Format: Paperback
First written some years ago, this book has long been out of print. Now Hal Leonard has finally issued a new revised and expanded edition. It contains all the information from the original book plus updating the information on the members of the band. This includes an obituary of Rick Danko and a brand-new interview with Robbie Robertson.

With the years that Mr. Hoskyns has put into this book, it is likely to remain the definitive book on 'The Band' and on the early years of rock. The Band pioneered not only music, but many other things. Here were a group of young men that were suddenly thrust into the spotlight. Here was a band that put out two of the most significant albums of our time, and then fell apart.

This book chronicles the interplay between the members of the band that led to their breaking up, it talks about the suicide of Richard Manuel, and of course the life that Rick Danko lived with drugs and pain killers until his fatal heart attack.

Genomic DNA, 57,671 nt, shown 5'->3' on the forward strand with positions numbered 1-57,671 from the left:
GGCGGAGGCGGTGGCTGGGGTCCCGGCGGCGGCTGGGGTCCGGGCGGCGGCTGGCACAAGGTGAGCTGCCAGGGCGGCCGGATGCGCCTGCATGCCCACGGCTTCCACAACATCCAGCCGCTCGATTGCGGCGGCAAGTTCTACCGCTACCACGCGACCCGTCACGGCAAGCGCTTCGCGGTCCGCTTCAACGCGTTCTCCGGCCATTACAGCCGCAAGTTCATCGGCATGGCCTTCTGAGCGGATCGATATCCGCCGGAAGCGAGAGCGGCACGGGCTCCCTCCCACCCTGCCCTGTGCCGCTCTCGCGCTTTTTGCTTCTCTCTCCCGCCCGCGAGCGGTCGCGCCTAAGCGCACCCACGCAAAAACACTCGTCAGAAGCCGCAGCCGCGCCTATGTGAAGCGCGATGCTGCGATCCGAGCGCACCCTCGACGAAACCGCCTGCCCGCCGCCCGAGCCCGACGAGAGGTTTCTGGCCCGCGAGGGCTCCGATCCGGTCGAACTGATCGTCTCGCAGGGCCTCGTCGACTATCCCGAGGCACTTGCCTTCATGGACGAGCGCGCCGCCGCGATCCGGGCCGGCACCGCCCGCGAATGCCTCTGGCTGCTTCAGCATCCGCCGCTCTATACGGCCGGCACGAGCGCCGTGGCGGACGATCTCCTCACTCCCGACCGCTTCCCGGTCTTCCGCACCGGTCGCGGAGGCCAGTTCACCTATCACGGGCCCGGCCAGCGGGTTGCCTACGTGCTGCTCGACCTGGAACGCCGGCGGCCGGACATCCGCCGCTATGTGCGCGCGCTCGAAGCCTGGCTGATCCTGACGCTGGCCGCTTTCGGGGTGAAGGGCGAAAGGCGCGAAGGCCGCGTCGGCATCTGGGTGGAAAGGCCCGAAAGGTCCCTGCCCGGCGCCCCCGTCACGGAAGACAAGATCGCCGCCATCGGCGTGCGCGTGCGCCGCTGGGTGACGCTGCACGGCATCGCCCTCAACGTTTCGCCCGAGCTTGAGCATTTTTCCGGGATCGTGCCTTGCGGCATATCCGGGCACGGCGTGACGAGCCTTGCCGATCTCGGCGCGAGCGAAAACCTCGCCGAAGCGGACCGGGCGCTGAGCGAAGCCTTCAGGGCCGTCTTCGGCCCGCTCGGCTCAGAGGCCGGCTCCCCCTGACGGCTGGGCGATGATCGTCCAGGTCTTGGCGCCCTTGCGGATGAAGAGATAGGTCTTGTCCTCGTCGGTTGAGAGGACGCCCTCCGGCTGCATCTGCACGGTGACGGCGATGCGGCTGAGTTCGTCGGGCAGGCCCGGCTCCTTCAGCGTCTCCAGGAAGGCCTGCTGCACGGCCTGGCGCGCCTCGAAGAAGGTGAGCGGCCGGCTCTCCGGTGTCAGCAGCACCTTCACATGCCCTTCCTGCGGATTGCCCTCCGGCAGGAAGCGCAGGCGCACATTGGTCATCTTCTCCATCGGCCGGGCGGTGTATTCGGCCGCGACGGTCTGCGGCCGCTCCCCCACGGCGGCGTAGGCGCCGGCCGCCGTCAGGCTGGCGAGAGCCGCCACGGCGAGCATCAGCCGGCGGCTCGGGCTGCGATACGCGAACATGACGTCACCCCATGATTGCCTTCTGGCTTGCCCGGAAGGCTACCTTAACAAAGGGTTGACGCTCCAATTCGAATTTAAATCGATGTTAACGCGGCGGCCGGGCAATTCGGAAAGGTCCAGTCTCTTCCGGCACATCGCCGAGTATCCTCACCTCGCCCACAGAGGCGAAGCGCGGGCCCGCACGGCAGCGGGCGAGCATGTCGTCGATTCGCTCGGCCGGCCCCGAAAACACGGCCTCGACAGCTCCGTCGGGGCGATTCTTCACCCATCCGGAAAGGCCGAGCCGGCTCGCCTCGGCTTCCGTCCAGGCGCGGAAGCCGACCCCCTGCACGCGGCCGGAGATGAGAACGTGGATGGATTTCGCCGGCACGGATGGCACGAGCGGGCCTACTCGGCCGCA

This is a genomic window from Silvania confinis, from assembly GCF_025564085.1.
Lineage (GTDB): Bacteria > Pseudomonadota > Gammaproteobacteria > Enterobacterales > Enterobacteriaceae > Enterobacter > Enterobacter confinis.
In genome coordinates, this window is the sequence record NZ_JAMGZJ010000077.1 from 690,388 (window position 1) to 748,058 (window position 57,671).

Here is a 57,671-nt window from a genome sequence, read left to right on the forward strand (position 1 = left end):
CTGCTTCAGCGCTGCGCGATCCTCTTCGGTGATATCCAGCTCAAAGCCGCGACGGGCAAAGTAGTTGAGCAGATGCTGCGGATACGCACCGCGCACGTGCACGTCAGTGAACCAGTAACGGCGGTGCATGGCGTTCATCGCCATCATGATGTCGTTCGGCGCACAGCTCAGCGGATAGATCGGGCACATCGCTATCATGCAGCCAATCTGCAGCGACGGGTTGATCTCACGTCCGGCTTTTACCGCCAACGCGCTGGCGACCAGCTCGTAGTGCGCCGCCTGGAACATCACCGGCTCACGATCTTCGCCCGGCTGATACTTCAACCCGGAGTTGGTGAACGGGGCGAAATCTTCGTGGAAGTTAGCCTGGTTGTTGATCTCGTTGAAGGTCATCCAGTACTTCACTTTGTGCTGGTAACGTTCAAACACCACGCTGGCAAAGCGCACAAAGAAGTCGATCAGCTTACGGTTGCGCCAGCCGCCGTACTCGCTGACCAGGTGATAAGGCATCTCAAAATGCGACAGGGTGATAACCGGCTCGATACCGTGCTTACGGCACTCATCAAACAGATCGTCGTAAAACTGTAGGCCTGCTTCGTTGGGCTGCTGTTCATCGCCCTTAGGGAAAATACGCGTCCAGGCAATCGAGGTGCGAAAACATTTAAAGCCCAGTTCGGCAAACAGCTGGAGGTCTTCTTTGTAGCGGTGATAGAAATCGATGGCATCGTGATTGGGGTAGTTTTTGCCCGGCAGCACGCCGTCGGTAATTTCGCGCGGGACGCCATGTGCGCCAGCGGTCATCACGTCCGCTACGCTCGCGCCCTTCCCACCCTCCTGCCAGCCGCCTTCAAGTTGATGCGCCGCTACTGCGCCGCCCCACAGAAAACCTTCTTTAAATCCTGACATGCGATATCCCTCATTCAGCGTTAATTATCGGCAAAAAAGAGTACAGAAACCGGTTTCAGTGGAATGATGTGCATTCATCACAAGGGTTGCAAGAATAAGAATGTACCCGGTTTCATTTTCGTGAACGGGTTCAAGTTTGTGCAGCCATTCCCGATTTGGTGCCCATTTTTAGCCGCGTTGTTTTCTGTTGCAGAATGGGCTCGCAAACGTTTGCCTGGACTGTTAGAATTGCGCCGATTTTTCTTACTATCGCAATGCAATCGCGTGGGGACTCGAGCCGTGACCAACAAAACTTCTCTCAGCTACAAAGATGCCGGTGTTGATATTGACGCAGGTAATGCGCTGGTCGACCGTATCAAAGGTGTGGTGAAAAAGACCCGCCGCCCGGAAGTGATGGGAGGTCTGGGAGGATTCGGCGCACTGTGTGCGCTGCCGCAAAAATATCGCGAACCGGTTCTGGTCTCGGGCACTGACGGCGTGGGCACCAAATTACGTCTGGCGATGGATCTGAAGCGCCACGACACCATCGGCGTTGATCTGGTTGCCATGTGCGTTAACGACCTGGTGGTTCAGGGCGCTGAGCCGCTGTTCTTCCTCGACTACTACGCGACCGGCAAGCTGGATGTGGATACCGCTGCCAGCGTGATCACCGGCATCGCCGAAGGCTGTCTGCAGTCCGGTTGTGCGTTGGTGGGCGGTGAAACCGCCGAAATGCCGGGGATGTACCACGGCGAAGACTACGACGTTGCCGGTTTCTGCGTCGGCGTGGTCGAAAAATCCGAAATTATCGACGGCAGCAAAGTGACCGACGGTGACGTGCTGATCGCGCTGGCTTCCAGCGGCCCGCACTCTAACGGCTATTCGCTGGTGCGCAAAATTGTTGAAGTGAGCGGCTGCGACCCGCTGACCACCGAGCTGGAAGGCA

This is one of those books that is literally a labor of love by a professional writer of course, but also by a devoted fan.
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6 of 6 people found the following review helpful By M. V. Del Citto on July 16, 2011
Format: Paperback
Finally read this book as it was out of print for a long time. 5 very distinct characters that made up the Band made this an enthralling read. Though I felt that Robbie Robertson was cast as a bit of a villian. The one thing that did come out was that the world is screaming for a biography on Richard Manuel.
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15 of 19 people found the following review helpful By Midwest Book Review on December 13, 2006